Sunday, March 4, 2018
By Brittany Williams
Editor’s note: This is the third in a 10-part series looking at the agencies that were awarded grant funds by the SHARE Foundation as the first partners in the new Violence Intervention Plan. Each installment, which runs on Wednesdays and Sundays through the end of March, looks at a different agency, what was funded by the grant and how it will help address crime and violence in the community.
The South Arkansas Children’s Coalition (SACC) will use a SHARE Foundation grant to hire a part-time mental health professional that’ll provide trauma-focused therapy.
SACC is a nonprofit that oversees the 13th Judicial District South Court Appointed Special Advocates and the Children’s Advocacy Center of South Arkansas, which opened last January. The mental health professional would work at the advocacy center, where “children who may have been abused … tell their story and get the help they need to begin the healing process,” director Robin Krneta wrote in the organization’s proposal.
Over 60 percent of the 52,240 reports of child abuse and neglect were referred for investigation in 2015. Of the 9,204 victims, over 55 percent were neglected, 22 percent were physically abused and over 20 percent were sexually abused, according to stats compiled by the Child Welfare League of America.
Last year the advocacy center saw over 75 children and because its case load is growing, the facility needs to hire a second therapist, she said.
Krneta said, “There are a lot of children that there are investigations on in this county. That’s why it’s increasing … I think people are not aware of just how prevalent this type of abuse is, but it is.”
When a report is made to local law enforcement, state police or the division of children and family services, authorities make a referral to the advocacy center for a child to receive services that are no cost to the family, the director said.
“If you don’t have an advocacy center, normally what will happen is … the child is telling their story several times and going to different places to tell it. Sometimes, by the mere setting, it’s not the best place for a child, like the police department. The police department is not child-friendly so with an advocacy center,” Krneta said. “What should happen ideally is there’s a disclosure or allegation, a hot line call is made, the child will be brought here, have the interview done here, if there’s a medical exam (or) therapy. An advocate works with the family so that the child is not telling that story over and over again because every time they tell it it’s traumatic for them.”
SHARE’s Violence Intervention Plan focuses on two areas, community involvement and family support, according to a previous News-Times report. Board member Michael Donnella said trauma-focused cognitive behavioral therapy (TF-CBT) was an effective treatment for sexually or abused children.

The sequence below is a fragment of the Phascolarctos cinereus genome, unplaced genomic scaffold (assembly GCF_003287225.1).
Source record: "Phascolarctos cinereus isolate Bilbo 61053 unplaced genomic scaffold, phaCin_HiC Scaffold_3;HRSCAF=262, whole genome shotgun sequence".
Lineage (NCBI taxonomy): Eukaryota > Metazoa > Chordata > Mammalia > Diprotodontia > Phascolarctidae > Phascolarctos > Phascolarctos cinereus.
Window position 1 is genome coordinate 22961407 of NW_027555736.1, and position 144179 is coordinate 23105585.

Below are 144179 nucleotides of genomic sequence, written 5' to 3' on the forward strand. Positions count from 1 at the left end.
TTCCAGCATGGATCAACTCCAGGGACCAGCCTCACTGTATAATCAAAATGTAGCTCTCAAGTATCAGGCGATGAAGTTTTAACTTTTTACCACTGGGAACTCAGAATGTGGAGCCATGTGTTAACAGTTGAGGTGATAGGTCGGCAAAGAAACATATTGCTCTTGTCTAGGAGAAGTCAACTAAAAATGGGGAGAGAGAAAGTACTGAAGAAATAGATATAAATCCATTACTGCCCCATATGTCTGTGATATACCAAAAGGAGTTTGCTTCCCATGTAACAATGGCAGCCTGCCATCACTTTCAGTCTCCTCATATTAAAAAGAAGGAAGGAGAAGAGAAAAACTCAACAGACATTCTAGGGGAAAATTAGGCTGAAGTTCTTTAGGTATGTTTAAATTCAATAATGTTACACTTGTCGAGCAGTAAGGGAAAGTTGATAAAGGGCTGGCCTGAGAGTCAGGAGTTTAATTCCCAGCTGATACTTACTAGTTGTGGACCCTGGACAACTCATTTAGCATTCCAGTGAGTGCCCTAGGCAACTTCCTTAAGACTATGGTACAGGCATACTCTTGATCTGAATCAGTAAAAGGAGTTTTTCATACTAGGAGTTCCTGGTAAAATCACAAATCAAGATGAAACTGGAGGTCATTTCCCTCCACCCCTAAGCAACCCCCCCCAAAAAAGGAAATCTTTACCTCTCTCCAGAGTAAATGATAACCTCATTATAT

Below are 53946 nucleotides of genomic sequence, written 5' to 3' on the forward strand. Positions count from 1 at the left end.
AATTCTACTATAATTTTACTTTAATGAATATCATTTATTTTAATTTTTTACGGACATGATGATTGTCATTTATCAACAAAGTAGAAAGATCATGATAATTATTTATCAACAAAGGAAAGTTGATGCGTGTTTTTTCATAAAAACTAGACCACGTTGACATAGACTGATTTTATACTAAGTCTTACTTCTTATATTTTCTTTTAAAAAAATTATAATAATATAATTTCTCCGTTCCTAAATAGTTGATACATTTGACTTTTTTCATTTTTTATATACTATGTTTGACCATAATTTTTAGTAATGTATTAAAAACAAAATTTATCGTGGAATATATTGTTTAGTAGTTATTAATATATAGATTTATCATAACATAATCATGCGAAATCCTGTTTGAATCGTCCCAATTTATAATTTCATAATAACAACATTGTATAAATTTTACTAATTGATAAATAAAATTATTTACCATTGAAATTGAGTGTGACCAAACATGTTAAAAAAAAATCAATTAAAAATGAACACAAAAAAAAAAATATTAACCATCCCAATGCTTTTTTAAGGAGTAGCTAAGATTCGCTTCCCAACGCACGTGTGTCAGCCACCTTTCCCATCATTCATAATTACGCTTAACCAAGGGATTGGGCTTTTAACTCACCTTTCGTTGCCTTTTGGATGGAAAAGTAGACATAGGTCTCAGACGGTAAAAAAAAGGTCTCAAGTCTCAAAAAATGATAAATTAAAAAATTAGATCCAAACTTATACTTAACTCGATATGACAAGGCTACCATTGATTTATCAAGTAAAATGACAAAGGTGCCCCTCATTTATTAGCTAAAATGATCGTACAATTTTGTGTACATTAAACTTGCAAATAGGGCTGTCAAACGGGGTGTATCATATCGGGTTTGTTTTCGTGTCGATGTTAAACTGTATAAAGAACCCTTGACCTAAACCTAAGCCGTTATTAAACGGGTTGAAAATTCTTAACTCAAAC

According to an American Psychiatric Association study, social service agencies refer children to TF-CBT “because of concerns about the caregiver’s capacity to provide care and safety, making full implementation of the caregiver components a challenge.”
TF-CBT is “a psychosocial treatment model designed to treat post-traumatic stress and related emotional and behavioral problems in children and adolescents ages 3 to 18 years (old),” according to the Substance Abuse and Mental Health Services Administration.
“(It) helps children process and deal with the trauma that they’ve been through,” Krneta said. “Not to blame everything on abuse but children who have been physically and sexually abused are more likely to offend. They’re more likely to have issues with drugs and alcohol, so these early interventions help prevent it that. That’s the goal to prevent that.”
The treatment uses the PRACTICE model that incorporates psychoeducation and parenting skills; relaxation skills, affective expression and modulation skills; cognitive coping and processing skills; trauma narration and processing; in vivo mastery of trauma reminders, conjoint child-parent sessions and enhancing safety and future developmental trajectory, according to the APA study.
“It goes from 12 to 15 sessions depending on the child. During the therapy, one unique part — to me — is it incorporates the family or the non-offending caregiver. So if you have a child coming for therapy and mom is a non-offender, in the beginning mom will be a part of the process, later on she’ll be a part of the process and again at the end,” she said.
Brittany Williams may be reached at 870-862-6611 or email@example.com. Follow her on Twitter and like her on Facebook @BWilliamsEDNT for updates on Union County school news.
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